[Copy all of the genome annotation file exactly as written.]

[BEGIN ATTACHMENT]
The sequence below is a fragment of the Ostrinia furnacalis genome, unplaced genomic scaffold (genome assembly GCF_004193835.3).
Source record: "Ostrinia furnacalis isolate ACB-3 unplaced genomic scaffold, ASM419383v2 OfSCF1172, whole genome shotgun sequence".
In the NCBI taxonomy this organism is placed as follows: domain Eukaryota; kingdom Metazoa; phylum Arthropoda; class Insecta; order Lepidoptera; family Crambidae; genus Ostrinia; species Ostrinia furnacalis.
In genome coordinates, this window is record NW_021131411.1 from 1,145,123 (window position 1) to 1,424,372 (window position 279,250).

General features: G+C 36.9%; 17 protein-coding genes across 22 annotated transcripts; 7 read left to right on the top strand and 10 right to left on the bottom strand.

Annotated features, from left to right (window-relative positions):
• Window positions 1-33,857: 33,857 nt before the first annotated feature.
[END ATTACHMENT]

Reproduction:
The sequence below is a fragment of the Ostrinia furnacalis genome, unplaced genomic scaffold (genome assembly GCF_004193835.3).
Source record: "Ostrinia furnacalis isolate ACB-3 unplaced genomic scaffold, ASM419383v2 OfSCF1172, whole genome shotgun sequence".
In the NCBI taxonomy this organism is placed as follows: domain Eukaryota; kingdom Metazoa; phylum Arthropoda; class Insecta; order Lepidoptera; family Crambidae; genus Ostrinia; species Ostrinia furnacalis.
In genome coordinates, this window is record NW_021131411.1 from 1,145,123 (window position 1) to 1,424,372 (window position 279,250).

General features: G+C 36.9%; 17 protein-coding genes across 22 annotated transcripts; 7 read left to right on the top strand and 10 right to left on the bottom strand.

Annotated features, from left to right (window-relative positions):
• Window positions 1-33,857: 33,857 nt before the first annotated feature.